The helmet is topped with a griffin. The face mask features arched eyebrows and an ancient gaze, framed by curls. And it's up for auction.
The helmet is topped with a griffin. The face mask features arched eyebrows and an ancient gaze, framed by curls. And it’s up for auction.
Considered an extraordinary example of Roman metalwork, the mask was discovered in a field in northwestern England by a treasure-hunter with a metal detector. It’s scheduled to be auctioned Oct. 7 by Christie’s, with a guide price of 200,000 to 300,000 pounds ($242,000 to 363,000).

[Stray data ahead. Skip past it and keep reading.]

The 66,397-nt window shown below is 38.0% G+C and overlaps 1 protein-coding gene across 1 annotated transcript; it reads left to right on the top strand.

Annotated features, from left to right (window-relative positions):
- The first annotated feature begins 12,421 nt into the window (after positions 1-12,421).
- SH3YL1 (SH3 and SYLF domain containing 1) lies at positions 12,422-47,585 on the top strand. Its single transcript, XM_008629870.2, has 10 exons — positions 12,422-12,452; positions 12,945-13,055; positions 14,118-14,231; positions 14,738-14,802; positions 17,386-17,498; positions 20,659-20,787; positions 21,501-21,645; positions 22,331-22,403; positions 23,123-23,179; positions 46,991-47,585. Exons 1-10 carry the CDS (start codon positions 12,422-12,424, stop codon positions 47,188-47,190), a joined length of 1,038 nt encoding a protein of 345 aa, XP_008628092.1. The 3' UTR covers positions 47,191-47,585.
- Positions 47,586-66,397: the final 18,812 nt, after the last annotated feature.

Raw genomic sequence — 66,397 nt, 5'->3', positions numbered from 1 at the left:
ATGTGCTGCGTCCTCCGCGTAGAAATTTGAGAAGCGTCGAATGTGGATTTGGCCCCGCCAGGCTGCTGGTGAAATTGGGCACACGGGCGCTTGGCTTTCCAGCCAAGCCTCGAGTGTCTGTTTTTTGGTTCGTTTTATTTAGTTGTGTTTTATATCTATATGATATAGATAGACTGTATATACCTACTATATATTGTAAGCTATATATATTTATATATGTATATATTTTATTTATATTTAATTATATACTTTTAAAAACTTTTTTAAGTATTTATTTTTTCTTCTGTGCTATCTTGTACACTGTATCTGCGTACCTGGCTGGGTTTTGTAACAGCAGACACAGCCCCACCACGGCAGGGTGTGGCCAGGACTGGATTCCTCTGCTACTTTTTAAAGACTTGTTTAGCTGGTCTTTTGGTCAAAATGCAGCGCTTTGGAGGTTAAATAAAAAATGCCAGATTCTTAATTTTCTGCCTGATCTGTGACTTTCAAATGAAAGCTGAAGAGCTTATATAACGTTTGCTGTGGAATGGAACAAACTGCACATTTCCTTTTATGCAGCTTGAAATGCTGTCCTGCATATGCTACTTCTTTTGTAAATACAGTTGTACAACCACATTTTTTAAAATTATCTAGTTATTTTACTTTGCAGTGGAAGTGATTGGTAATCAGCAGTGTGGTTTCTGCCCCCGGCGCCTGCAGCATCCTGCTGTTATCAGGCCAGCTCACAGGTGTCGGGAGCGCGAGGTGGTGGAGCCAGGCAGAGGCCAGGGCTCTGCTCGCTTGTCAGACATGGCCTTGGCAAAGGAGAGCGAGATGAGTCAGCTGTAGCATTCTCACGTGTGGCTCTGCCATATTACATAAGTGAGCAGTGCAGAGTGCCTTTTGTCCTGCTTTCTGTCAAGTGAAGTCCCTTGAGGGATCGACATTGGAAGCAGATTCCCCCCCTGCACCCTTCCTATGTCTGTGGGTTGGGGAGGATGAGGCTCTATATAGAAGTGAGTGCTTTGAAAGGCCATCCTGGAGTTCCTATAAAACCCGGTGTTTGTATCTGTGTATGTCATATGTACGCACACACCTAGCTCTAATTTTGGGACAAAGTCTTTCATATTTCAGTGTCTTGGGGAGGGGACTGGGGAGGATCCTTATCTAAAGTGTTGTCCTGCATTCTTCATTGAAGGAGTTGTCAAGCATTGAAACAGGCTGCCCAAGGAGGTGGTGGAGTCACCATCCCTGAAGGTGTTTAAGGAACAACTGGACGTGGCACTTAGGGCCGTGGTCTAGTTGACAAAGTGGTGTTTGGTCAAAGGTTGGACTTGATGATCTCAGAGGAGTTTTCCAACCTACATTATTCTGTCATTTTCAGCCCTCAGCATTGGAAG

Georgiana Aitken, head of antiquities at Christie’s, called the helmet, which dates from the late 1st century, “a hugely important discovery.” Christie’s said Monday it’s one of only three similar examples found in Britain over the last 250 years.
Christie’s said it wasn’t intended for combat, but for the Roman army’s cavalry sports events.
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